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Saturday, March 31, 2012

The Milky Way Is Enormously Small

Today, one of my favorite astrophysicists, Ethan Siegel of Starts With A Bang, reminded his audience of just how big the Milky Way actually is.

We've come to the point where 1 billion stars have been identified by scientists.

1 billion, so very much... "keep in mind that this is still less than 1% of the stars in just one galaxy out of hundreds of billions in the Universe."

The Milky Way is said to have 200-400 billion stars.  It's such a meager number in comparison to it all; yet this fills such a ridiculously large span of space in comparison to our solar system, and so very much more in comparison to our world.

As I look at the night sky every night, (partly a result of nicotine) I am reminded of a trick on the human mind which reminds us that our scope of perception does not include these huge quantities.

42,  a memorable number if you're a fan of Douglas Adam's Hitchhiker's Guide To The Galaxy, comes to mind often when I look up at the moon.

Fold a standard piece of paper in half.  Again, in half. (2)  Again in half. (3)...
42 times, and the length, side by side, of the pieces of paper will span the distance from the Earth to the Moon.   (221,457 - 252,712 miles depending on orbit)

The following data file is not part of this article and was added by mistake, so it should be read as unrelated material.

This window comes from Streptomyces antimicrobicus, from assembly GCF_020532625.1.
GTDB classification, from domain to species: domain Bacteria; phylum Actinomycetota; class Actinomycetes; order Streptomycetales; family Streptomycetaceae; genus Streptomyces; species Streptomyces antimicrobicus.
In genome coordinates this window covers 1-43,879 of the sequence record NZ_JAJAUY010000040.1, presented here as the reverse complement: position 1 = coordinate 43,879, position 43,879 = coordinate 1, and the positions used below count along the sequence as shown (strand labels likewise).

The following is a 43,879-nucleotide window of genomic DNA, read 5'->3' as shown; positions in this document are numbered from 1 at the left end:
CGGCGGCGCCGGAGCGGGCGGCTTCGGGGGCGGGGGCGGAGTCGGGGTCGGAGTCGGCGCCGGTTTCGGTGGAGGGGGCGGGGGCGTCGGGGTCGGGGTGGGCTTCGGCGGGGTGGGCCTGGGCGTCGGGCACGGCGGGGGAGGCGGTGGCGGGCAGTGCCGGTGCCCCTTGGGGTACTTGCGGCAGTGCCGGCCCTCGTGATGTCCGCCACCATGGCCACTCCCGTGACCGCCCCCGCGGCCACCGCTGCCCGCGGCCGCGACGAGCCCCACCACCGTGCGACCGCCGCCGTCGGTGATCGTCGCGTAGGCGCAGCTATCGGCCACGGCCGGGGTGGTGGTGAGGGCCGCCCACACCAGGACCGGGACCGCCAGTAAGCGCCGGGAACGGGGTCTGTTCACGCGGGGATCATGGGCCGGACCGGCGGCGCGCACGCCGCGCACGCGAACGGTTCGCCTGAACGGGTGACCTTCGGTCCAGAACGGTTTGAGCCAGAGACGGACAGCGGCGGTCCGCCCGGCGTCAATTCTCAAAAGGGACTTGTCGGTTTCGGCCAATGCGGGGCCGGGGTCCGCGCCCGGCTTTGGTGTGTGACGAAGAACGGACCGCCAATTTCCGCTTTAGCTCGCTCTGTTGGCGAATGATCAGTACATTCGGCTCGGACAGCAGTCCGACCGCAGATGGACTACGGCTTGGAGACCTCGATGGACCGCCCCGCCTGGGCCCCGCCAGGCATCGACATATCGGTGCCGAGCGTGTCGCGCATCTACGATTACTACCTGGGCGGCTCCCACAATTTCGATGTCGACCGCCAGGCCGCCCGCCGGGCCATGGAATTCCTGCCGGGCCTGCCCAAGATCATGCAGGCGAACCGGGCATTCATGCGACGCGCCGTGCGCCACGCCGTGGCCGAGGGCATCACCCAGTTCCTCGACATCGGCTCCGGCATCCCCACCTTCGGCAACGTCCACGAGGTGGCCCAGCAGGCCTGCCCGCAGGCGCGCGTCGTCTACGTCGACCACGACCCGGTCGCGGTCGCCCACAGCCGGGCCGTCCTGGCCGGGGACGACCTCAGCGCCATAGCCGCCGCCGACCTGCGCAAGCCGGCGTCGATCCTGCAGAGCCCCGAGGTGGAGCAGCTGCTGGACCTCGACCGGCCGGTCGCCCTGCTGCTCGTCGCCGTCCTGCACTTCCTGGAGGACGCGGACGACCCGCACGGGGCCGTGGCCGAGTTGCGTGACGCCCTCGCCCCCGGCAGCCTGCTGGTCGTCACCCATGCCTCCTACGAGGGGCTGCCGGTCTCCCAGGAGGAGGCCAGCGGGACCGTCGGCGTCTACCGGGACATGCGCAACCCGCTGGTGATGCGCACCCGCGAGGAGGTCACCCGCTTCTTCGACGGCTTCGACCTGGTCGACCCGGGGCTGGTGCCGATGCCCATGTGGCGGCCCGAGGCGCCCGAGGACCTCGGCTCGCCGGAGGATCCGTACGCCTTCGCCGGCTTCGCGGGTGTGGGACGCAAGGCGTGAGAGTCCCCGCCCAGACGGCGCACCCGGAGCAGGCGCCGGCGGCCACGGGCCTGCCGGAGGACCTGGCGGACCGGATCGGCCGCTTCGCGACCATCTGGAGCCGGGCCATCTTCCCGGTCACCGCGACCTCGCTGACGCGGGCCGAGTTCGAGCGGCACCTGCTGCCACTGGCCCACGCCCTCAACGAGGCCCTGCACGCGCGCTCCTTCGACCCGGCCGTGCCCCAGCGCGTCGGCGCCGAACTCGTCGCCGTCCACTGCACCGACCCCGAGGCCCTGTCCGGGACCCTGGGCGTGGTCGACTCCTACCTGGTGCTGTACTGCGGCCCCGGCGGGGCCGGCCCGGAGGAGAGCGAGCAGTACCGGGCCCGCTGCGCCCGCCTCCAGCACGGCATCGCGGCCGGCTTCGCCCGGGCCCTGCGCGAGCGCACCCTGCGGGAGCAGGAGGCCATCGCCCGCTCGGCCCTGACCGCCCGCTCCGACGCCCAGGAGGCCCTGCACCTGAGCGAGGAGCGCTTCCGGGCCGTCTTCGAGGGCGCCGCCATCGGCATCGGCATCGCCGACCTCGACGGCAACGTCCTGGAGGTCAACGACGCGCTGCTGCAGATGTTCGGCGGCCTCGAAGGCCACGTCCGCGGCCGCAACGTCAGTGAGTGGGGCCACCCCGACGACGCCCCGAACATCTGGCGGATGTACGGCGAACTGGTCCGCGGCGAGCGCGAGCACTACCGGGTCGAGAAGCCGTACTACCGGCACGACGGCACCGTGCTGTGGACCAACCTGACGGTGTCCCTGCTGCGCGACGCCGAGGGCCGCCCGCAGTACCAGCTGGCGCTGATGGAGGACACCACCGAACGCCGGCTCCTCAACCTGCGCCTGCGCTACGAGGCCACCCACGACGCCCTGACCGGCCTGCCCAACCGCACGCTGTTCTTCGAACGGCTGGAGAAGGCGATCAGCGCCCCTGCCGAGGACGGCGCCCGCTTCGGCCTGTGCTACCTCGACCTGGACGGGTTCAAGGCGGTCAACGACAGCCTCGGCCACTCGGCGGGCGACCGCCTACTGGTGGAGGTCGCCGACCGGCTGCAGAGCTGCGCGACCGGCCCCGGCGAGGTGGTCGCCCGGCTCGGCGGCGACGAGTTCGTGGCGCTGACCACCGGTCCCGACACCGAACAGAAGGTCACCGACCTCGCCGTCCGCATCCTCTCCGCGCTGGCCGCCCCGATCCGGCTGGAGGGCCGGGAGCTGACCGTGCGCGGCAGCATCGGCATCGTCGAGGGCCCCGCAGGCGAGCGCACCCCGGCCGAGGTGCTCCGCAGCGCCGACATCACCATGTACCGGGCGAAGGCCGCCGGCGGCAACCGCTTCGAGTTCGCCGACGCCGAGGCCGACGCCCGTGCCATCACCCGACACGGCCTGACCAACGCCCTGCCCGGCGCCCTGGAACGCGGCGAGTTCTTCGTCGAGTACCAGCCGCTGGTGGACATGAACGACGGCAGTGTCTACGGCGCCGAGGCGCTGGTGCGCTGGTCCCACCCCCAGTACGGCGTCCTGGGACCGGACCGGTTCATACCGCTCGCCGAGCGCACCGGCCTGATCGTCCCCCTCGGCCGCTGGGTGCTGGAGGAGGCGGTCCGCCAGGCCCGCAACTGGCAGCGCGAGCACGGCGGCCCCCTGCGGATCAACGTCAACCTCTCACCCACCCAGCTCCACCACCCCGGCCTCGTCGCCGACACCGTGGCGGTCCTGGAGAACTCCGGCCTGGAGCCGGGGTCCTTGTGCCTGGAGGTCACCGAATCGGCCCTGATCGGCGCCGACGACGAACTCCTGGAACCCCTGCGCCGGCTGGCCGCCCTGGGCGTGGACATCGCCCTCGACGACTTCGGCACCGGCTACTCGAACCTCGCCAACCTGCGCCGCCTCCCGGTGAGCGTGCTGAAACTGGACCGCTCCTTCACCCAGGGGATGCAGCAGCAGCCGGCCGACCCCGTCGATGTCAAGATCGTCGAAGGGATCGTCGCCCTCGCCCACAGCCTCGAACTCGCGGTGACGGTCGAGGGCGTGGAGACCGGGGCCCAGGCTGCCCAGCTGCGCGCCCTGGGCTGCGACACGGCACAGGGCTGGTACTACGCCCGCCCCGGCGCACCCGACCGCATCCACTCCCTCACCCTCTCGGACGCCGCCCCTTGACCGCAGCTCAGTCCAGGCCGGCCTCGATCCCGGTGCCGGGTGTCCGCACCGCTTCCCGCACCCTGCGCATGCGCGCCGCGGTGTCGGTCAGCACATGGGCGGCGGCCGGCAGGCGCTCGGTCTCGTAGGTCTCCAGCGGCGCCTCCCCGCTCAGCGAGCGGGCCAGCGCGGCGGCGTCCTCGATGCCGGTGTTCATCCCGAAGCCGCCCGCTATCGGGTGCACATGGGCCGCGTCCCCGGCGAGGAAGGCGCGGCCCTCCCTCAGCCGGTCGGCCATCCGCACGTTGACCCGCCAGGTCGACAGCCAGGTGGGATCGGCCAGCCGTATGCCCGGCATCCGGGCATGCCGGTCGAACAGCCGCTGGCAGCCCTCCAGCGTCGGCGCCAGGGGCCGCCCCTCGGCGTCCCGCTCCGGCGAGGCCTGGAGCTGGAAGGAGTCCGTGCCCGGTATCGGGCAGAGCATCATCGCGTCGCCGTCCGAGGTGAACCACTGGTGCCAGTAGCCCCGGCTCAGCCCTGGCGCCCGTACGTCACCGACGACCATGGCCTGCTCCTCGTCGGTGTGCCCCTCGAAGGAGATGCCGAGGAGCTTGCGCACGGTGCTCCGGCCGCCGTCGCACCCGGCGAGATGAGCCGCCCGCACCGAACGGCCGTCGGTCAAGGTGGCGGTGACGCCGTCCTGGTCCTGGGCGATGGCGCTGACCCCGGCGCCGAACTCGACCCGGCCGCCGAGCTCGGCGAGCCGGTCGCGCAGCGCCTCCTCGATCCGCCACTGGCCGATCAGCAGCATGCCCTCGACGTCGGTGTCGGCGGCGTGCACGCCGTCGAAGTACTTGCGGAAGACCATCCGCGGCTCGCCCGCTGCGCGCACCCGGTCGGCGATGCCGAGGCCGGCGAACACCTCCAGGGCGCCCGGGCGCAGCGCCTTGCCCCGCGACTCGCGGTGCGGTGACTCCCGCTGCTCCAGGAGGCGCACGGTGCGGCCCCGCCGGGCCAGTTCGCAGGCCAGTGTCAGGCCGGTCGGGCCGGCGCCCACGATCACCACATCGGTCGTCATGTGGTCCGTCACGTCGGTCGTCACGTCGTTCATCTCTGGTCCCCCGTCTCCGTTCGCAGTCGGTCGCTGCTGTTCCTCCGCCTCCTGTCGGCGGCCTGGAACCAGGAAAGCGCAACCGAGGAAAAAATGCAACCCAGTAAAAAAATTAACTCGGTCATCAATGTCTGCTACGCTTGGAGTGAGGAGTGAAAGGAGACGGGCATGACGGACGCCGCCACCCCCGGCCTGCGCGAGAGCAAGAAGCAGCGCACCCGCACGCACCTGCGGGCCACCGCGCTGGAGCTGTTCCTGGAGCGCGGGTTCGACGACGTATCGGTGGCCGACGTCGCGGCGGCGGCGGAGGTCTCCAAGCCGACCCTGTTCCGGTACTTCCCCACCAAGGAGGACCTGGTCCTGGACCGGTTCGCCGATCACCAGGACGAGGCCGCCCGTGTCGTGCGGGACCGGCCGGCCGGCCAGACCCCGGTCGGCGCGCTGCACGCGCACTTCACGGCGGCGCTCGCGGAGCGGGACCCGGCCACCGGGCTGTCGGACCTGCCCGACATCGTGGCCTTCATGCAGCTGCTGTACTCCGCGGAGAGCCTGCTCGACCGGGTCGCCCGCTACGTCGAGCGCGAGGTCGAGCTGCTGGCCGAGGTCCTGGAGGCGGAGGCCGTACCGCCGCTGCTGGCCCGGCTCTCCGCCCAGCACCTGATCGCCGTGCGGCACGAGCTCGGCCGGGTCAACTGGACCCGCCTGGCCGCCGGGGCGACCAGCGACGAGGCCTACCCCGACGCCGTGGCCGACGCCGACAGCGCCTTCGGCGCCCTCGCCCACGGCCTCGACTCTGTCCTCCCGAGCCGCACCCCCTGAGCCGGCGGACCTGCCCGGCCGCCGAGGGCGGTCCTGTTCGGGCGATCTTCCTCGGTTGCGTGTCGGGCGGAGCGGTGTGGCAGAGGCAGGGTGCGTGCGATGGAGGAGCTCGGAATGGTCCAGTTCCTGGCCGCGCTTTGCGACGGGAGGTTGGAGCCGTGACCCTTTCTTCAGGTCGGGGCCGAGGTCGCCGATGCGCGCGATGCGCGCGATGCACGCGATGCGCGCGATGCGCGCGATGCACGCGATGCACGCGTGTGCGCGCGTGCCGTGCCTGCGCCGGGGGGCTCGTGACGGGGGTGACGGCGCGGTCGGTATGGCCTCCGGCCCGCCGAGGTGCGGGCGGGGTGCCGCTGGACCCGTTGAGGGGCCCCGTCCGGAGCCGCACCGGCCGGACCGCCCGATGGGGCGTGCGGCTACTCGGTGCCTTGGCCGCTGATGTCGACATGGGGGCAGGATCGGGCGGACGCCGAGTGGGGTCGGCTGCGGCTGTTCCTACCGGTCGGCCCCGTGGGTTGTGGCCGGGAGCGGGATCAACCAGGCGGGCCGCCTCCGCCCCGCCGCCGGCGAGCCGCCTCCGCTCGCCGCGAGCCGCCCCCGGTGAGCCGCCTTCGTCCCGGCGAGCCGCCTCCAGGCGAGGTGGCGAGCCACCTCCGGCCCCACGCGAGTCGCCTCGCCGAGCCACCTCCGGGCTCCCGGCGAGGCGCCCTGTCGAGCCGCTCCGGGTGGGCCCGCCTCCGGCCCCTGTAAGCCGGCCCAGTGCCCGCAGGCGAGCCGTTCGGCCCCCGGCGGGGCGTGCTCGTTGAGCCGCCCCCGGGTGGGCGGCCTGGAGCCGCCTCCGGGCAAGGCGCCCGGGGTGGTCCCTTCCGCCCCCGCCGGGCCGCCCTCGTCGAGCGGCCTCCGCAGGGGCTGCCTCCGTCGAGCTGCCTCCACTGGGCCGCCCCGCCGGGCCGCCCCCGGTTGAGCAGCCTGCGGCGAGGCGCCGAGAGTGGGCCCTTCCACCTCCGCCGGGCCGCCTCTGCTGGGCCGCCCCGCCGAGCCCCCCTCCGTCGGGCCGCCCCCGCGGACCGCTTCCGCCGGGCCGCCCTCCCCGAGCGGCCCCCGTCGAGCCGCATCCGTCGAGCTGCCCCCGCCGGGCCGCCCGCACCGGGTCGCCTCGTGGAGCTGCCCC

When I was younger, I never thought I'd find it so important to respect exponents.

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  1. Of course the width of the afore-mentioned halfed paper pile (you couldn't actually fold it - you'd have to cut and stack) would now be roughly the size of a virus, and certainly smaller than the wavelength of visible light.

  2. VERY cool, thank you Joffan. Nels Griffin on G+ happened to share a similar fact today:

    "I you took on Rubik's Cube for every possible unique configuration of colors and stacked them one on another, they would stretch to the sun and back...

    ...more than eight MILLION times!"

    Copy paste and follow if you're into Google Plus. He shares quality stuff.


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